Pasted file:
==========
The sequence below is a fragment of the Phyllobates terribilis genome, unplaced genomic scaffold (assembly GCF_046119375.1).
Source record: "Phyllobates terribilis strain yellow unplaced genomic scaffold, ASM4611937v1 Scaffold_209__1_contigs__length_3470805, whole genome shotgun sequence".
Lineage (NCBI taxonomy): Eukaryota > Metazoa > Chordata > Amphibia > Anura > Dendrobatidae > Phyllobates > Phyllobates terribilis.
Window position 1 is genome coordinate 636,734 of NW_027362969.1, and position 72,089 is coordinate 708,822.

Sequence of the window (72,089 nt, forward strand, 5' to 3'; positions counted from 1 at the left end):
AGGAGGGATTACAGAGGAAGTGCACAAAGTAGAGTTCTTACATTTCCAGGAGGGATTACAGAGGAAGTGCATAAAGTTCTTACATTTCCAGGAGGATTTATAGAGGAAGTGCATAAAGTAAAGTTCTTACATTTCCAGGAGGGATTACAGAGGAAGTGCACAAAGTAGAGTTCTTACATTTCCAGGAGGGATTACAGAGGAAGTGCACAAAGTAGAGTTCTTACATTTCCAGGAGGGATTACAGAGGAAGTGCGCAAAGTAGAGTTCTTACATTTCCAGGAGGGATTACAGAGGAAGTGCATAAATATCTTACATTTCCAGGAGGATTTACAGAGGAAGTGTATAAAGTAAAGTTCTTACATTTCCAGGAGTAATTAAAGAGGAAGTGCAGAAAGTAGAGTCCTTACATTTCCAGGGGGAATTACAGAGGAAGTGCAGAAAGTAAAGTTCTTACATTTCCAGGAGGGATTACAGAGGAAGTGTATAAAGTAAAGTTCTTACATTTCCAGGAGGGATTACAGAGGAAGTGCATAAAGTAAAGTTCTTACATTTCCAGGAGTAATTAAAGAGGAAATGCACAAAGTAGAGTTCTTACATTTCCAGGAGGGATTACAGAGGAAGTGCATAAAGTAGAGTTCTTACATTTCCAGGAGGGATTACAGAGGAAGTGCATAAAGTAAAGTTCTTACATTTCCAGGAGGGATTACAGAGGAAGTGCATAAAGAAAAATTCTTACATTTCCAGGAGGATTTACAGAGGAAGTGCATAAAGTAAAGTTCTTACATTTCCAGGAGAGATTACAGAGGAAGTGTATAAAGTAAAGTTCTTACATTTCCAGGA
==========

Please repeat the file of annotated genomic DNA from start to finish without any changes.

The sequence below is a fragment of the Phyllobates terribilis genome, unplaced genomic scaffold (assembly GCF_046119375.1).
Source record: "Phyllobates terribilis strain yellow unplaced genomic scaffold, ASM4611937v1 Scaffold_209__1_contigs__length_3470805, whole genome shotgun sequence".
Lineage (NCBI taxonomy): Eukaryota > Metazoa > Chordata > Amphibia > Anura > Dendrobatidae > Phyllobates > Phyllobates terribilis.
Window position 1 is genome coordinate 636,734 of NW_027362969.1, and position 72,089 is coordinate 708,822.

Sequence of the window (72,089 nt, forward strand, 5' to 3'; positions counted from 1 at the left end):
AGGAGGGATTACAGAGGAAGTGCACAAAGTAGAGTTCTTACATTTCCAGGAGGGATTACAGAGGAAGTGCATAAAGTTCTTACATTTCCAGGAGGATTTATAGAGGAAGTGCATAAAGTAAAGTTCTTACATTTCCAGGAGGGATTACAGAGGAAGTGCACAAAGTAGAGTTCTTACATTTCCAGGAGGGATTACAGAGGAAGTGCACAAAGTAGAGTTCTTACATTTCCAGGAGGGATTACAGAGGAAGTGCGCAAAGTAGAGTTCTTACATTTCCAGGAGGGATTACAGAGGAAGTGCATAAATATCTTACATTTCCAGGAGGATTTACAGAGGAAGTGTATAAAGTAAAGTTCTTACATTTCCAGGAGTAATTAAAGAGGAAGTGCAGAAAGTAGAGTCCTTACATTTCCAGGGGGAATTACAGAGGAAGTGCAGAAAGTAAAGTTCTTACATTTCCAGGAGGGATTACAGAGGAAGTGTATAAAGTAAAGTTCTTACATTTCCAGGAGGGATTACAGAGGAAGTGCATAAAGTAAAGTTCTTACATTTCCAGGAGTAATTAAAGAGGAAATGCACAAAGTAGAGTTCTTACATTTCCAGGAGGGATTACAGAGGAAGTGCATAAAGTAGAGTTCTTACATTTCCAGGAGGGATTACAGAGGAAGTGCATAAAGTAAAGTTCTTACATTTCCAGGAGGGATTACAGAGGAAGTGCATAAAGAAAAATTCTTACATTTCCAGGAGGATTTACAGAGGAAGTGCATAAAGTAAAGTTCTTACATTTCCAGGAGAGATTACAGAGGAAGTGTATAAAGTAAAGTTCTTACATTTCCAGGA